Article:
This insistence on action is also what opens up Sciamma's very stories, providing narrative developments on which her cinema hinges. In Tomboy, Laure/Mikaël's fight is what tips the story back into the harshness of reality, after practically the whole film had existed on their’s terms—accepting their gender presentation and inhabiting it almost in a fantastical kind of realm. The fight with a boy, because it busts taboos, because it is so humiliating to the defeated boy, is what forces Mikaël to return to their accepted gender presentation of Laure, tipping what had been an airy, enchanting story of possibilities being investigated, into a more closed down film, one of consummate misery, in which possibilities for the protagonist have been humiliatingly shuttered off.

Likewise,  a burst of action on the part of Nelly is what literally triggers Petite Maman's story into being. One day, foraging about for toys, she comes upon a bat-and-ball game, where the ball is attached to a weight by an elastic cord. Sciamma shows the girl lugging the game into the garden, and then—with a vigor that is really quite startling—absolutely thrashing the ball with her bat. It is almost impossible to emphasize enough quite how hard this child thumps the ball. In fact, so fully does she wallop it that the string breaks, sending the ball flying into a nearby wood. Arguably, it is this act that tips the film into a fantastical realm, opening up dramatic possibilities: this is the point at which Sciamma brings in a magical time-travel element, introducing Nelly to her own mother in the person of a child. That act—the sport, the violence, the activity—literally changes the fabric of the girl’s environment, allowing the film itself to be transfigured.

In Portrait of a Lady on Fire, the characters’ inability to have an impact on the course of their own lives, unlike the two tomboyish girl of Petite Maman, is what shapes the film’s tragic narrative. Although, when left to their own devices, Marianne and Héloïse are masters of their actions, deriving pleasure and stimulation from their pursuits, in the world outside of the movie’s small environment their exertions count for nothing. Héloïse is able to live out a fantasy for a while, smoking a pipe, and running: she even says, movingly, “I’d always dreamed of doing that.” The remark shows how highly fantastical such things are, and how Sciamma depicts her characters in moments of liberty: as in Tomboy, the strictures of the world at large are what close down the possibilities available to these women. Portrait of a Lady on Fire’s heartbreaking conclusion, filmed unblinkingly, shows characters finally bent to the harshnesses of a male world—Héloïse, crying at the theatre, is finally a passive figure, filmed in semi-distance, whose sorrow cannot be expressed in full.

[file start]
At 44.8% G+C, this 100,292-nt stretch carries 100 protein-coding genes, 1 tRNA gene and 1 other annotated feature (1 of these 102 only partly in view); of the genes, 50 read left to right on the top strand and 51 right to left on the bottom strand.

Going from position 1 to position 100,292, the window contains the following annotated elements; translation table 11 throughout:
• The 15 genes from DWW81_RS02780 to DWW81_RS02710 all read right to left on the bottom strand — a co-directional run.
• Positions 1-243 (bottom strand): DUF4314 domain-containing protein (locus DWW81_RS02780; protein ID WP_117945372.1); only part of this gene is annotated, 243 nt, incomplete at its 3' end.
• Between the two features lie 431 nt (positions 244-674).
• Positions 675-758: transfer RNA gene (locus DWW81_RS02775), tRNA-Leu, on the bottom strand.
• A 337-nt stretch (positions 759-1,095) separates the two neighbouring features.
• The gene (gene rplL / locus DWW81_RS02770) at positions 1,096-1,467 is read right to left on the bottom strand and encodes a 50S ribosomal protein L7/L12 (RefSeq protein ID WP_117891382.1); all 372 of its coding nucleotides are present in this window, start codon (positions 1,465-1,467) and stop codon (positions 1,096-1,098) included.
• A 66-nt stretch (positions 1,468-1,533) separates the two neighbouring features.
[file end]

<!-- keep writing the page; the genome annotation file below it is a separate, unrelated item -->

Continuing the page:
The activity of women in Sciamma’s work is queer and political, giving us women and girls in different environments and eras, who for one reason or another are not constantly subjected to the strictures of the world. Filming her characters doing things, getting creative, or exerting their bodies in whatever way, from fighting and fucking to building, jumping, rowing, playing games and smoking, Sciamma gives her women options and transformative actions that might not always be available to women outside of her cinema. In so doing, her cinema becomes all the more vibrant and heady, the camera taking its cue from her writing in engaging with all of this life. Action, in Sciamma, has the feel of reality but it also confers an aura of fantasy, by tearing into the very material of life and opening it up from the inside out. 

Petite Maman